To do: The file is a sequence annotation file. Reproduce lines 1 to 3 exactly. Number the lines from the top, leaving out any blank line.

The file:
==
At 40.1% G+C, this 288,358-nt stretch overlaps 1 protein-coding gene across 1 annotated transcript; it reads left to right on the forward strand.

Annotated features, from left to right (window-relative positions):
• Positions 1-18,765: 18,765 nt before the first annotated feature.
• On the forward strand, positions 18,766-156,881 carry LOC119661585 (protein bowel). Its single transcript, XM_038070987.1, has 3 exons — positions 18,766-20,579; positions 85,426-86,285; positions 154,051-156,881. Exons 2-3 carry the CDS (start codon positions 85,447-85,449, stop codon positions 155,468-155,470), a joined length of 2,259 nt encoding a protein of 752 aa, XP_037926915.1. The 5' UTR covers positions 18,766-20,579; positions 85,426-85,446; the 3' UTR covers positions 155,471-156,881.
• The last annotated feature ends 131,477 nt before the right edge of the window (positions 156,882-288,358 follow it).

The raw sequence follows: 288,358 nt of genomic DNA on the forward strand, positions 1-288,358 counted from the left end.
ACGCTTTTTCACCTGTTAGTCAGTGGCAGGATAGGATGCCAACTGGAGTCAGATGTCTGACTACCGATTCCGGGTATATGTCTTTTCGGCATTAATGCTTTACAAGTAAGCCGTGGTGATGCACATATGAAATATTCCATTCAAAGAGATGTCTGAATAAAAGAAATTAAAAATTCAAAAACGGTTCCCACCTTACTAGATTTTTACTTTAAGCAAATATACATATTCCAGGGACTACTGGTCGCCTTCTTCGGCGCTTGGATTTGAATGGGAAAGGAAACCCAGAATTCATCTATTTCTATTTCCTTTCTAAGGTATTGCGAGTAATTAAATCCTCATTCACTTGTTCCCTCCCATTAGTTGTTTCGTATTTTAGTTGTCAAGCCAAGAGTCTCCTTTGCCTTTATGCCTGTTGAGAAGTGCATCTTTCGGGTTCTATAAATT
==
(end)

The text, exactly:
At 40.1% G+C, this 288,358-nt stretch overlaps 1 protein-coding gene across 1 annotated transcript; it reads left to right on the forward strand.

Annotated features, from left to right (window-relative positions):
• Positions 1-18,765: 18,765 nt before the first annotated feature.